Flooring Options for Cold Storage Facilities

Flooring for cold storage facilities such as dairies, laboratories, grocery stores, cafeterias or restaurants must be able to withstand cold or freezing temperatures, be easy to clean for hygiene, tolerate heavy equipment, be non-staining, non-absorbing and slip-resistant. That’s a lot to ask of any floor!

If the floor in a cold storage facility can not handle these demands it is likely to crack or otherwise show damage and wear, which will compromise the integrity of the facility. Specially formulated concrete coatings for cold storage facilities not only can meet these challenges, but can be installed at a lower range of temperatures than other standard concrete coating options.

Environmental temperatures are important in any installation of concrete coatings and systems. The majority of resinous flooring cures best at “room temperature”. Yet some facilities would be ideally served by cold temperature epoxy flooring installation or application of other resinous systems possessing the ability to adapt to different climates.

The Importance of Cold Temperature Flooring

Whether yours is an operation with consistently cool rooms, or a new construction site where HVAC systems are not yet fully functional, we understand that adjusting the environment to accommodate standard epoxy flooring installation is not always desirable – or even possible. 

Not all concrete coatings and systems are formulated for colder applications.  In fact, most are not recommended for installation in these conditions and can cure improperly or not at all.

This type of flooring is also highly effective at surviving thermal shock and temperatures at the opposite extreme as high as 250°F, which means that the floor won’t fail if the cold store is cleaned using hot water or steam. Many simple aspects of the working day could also lead to an impact or wear-related floor failure within a food production plant’s refrigerated area. For example the interior could contain machinery and well-stocked containers, or the staff may be carrying (and potentially dropping) heavy tools and product.

Unique Factors That Go In To Choosing A Floor For A Cold Storage:

1) Facility

Cold storage warehousing creates some unique structural challenges — and one of these challenges is, of course, the concrete floor. Cold storage facilities differ from many other industrial facilities in a variety of ways, all of which can be compensated for by a skilled concrete floor contractor. These are the important things to bear in mind when talking to a concrete floor contractor about your cold storage facility

2) The Temperature of Various Areas in Your Storage Facility

Will your facility have IMP walls? Will you have products that arrive with ice that melts? Temperature and water will impact the type of floor that should be used throughout your storage facility. If the temperature in your storage facility will ever fluctuate due to type of product stored, it should be a consideration in the floor. Standing water from melted ice or other liquids can be a safety hazard and should planned for in advance. There are a variety of concrete floor systems that can be configured to best accommodate a facility’s particular needs.. An experienced concrete floor contractor can design the right configuration for every purpose in the facility.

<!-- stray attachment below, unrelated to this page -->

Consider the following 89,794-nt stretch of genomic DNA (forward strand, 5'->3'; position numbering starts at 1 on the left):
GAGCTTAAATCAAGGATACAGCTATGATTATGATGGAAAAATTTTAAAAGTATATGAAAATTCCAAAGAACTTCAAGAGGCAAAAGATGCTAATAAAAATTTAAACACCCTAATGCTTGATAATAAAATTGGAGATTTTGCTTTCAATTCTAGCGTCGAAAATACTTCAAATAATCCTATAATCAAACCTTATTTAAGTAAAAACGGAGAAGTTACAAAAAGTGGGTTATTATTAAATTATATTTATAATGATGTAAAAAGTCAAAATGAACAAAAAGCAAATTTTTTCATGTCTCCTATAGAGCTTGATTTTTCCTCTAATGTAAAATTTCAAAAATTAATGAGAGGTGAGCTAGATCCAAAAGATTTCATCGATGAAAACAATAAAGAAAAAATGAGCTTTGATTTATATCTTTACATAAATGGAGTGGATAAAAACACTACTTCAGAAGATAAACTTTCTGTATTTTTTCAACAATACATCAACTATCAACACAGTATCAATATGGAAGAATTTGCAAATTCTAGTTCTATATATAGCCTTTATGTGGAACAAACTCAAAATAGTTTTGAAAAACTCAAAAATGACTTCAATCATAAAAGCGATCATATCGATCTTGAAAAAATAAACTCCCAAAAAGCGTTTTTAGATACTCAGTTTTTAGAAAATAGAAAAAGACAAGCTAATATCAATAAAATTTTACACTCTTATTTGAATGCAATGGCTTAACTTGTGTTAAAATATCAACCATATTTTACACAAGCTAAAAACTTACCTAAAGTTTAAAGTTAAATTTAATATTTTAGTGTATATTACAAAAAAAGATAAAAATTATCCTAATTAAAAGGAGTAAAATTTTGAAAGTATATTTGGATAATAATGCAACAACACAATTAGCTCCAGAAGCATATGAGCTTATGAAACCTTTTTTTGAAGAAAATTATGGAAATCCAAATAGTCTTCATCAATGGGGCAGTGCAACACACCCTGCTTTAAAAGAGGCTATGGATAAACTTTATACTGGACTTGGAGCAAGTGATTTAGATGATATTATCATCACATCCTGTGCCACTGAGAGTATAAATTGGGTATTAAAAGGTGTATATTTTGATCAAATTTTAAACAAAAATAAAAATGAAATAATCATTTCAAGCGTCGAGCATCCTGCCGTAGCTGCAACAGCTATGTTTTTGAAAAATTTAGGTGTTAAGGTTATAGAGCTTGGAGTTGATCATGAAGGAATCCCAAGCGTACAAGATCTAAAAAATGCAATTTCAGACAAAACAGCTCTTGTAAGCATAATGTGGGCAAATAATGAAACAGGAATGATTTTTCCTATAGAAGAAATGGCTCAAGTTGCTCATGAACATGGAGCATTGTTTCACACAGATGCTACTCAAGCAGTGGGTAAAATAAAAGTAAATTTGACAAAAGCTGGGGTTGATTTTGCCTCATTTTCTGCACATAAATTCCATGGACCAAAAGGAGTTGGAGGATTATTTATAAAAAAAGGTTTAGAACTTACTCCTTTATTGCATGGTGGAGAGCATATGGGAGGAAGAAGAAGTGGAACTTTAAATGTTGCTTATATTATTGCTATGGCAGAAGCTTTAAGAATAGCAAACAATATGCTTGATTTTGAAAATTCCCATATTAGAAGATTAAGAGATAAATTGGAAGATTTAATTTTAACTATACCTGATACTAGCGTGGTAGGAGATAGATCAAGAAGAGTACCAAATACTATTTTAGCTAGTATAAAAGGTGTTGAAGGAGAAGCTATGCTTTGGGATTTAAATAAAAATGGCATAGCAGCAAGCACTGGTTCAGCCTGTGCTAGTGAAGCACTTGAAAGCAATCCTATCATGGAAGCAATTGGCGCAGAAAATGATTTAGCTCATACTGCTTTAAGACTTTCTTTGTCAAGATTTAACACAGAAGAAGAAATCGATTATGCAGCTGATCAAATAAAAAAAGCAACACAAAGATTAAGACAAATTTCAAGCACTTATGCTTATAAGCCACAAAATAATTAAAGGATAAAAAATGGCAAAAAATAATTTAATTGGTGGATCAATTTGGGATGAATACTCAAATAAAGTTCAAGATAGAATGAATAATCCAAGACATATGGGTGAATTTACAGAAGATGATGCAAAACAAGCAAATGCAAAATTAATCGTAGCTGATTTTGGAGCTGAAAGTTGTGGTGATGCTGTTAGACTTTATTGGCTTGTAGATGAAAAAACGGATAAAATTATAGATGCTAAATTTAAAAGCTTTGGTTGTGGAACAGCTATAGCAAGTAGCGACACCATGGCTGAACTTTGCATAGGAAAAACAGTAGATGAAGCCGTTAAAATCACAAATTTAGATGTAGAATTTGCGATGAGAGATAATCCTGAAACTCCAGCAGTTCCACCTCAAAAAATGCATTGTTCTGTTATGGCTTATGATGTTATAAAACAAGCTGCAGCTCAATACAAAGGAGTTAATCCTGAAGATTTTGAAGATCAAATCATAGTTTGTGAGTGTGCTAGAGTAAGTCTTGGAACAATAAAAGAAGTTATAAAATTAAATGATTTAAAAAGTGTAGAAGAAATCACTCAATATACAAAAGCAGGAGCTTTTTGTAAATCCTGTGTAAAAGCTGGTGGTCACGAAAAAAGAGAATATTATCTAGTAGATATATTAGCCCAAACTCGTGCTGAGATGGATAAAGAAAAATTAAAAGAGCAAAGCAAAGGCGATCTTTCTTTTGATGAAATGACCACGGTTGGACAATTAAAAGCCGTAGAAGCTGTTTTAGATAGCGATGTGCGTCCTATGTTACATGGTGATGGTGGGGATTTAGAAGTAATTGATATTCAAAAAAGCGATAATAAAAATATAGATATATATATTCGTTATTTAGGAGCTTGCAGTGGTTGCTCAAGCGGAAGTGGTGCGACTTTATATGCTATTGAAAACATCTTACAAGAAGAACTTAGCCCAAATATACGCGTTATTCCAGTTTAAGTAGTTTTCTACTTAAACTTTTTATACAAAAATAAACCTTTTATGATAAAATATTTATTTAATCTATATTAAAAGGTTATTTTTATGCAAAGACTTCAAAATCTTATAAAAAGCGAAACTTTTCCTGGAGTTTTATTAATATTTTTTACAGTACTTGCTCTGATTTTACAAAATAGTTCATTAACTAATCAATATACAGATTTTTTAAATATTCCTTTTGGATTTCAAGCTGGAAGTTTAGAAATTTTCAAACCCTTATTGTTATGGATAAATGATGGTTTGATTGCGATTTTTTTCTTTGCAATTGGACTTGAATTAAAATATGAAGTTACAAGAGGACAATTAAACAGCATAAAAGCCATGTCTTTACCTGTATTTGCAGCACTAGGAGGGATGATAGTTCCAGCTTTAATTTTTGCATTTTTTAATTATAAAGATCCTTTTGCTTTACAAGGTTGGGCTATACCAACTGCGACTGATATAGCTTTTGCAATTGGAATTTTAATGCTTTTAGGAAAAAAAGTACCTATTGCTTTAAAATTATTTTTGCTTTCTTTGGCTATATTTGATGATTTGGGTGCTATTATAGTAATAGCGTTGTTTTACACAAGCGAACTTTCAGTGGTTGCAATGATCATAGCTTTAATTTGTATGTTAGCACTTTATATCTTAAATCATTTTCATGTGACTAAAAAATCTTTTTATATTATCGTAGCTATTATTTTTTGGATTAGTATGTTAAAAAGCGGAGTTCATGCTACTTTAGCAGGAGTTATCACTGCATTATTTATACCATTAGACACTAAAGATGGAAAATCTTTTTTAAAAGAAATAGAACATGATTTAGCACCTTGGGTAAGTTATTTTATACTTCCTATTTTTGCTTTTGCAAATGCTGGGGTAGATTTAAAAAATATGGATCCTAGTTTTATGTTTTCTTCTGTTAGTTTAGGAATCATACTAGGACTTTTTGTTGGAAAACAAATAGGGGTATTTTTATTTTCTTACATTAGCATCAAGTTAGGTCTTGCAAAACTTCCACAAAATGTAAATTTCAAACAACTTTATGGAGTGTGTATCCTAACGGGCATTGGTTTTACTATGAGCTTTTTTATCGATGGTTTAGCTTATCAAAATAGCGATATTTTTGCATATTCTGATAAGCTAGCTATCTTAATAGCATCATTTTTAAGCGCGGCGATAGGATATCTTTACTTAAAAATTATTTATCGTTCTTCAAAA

3) The Equipment Used throughout the Facility

The type of machinery needed in your refrigerated warehouse should by all means be discussed with your concrete floor contractor in advance of floor design. Robotic machinery, automatic storage retrieval systems, forklifts, pallet riders or other types of heavy equipment require a durable floor.. If a crack occurs or a joint fails, it can cause maintenance issues with the equipment plus deteriorate the floor at a faster rate. The heavier equipment and the more frequent the traffic you have, the more floor durability matters.

4) The Need for Drainage and Joints Within the Facility

Does your facility need drainage areas? If so, sloping and other considerations may come into play. The amount of joints in your floor will also matter. Ideally, you want the least amount of joints possible in your floor, as joints can become impaired if not installed properly. However, you do need a certain amount of joints, otherwise the floor itself can crack. The right contractor will be able to find the correct balance, creating a floor that has the least amount of joints needed to maintain structural integrity . Drainage is also necessary in many facilities for easy cleaning. A good floor contractor will be able to install drains as needed while still ensuring that the floor remains properly reinforced.

5) The Racks and Other Built-Ins in the Facility

Racks and other built-ins will add weight to your warehouse floors, and consequently will be an additional consideration. Racks provide constant pressure on the floor, so unlike equipment, they are less likely to create fractures at joints. They may, however, eventually buckle an improperly designed, engineered and constructed floor if they are overburdened. Reputable designers will make sure that the loads are properly distributed and will accommodate the maximum load of your racks and built-ins.

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